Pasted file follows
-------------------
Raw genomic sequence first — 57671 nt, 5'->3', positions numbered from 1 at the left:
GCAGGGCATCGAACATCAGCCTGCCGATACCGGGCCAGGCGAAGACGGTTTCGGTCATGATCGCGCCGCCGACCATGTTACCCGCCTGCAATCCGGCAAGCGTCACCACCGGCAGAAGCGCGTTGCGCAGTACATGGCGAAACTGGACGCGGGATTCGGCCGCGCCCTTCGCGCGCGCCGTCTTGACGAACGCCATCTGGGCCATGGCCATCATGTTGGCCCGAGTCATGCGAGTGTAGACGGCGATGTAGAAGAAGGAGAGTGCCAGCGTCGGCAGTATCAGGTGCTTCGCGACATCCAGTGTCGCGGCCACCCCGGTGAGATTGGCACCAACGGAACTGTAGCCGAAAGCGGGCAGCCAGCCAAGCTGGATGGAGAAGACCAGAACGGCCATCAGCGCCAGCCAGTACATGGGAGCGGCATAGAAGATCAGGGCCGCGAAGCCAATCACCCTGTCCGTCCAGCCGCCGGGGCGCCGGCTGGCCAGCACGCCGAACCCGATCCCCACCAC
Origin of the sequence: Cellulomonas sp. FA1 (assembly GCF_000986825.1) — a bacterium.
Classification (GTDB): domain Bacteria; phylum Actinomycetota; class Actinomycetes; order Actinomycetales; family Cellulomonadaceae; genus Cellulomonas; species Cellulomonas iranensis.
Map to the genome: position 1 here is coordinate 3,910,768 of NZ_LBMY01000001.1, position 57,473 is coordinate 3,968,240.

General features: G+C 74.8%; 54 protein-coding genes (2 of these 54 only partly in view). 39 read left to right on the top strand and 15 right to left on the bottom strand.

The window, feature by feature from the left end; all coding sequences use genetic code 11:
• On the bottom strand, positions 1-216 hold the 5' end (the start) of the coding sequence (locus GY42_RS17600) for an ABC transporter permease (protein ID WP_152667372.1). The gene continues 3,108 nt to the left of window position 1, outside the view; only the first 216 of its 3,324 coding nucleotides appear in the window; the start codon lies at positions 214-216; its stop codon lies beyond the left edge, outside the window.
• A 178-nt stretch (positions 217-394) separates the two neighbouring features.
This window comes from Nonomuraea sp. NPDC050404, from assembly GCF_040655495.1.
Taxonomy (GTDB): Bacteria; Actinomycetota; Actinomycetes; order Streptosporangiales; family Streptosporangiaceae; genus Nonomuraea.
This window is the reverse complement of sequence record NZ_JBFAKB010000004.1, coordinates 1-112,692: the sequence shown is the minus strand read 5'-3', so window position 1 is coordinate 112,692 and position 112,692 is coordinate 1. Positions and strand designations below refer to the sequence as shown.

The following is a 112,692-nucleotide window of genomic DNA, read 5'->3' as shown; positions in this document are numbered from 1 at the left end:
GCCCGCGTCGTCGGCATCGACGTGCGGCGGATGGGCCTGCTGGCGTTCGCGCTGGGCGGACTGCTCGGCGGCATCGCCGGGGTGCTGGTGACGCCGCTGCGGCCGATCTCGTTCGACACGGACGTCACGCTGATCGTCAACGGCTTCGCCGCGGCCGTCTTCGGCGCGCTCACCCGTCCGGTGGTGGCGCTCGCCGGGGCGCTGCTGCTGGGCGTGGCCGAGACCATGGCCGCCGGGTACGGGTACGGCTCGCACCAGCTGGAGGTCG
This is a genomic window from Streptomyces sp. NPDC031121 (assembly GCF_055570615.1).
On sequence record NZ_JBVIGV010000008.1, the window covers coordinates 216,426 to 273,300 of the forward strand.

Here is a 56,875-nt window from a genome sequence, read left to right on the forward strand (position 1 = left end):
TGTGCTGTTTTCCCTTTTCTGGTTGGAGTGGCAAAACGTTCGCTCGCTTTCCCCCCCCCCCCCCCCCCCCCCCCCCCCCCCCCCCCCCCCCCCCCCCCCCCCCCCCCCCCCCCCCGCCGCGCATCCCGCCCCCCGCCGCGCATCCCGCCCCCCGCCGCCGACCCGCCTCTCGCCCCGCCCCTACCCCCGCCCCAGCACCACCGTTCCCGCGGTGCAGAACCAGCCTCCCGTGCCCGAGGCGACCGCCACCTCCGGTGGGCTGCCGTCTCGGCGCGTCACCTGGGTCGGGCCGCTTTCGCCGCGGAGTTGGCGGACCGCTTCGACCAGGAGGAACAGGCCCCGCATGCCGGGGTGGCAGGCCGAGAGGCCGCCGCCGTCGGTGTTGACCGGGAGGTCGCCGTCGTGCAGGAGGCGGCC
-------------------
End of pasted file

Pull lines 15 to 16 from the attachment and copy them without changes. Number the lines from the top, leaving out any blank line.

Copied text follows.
This is a genomic window from Streptomyces sp. NPDC031121 (assembly GCF_055570615.1).
On sequence record NZ_JBVIGV010000008.1, the window covers coordinates 216,426 to 273,300 of the forward strand.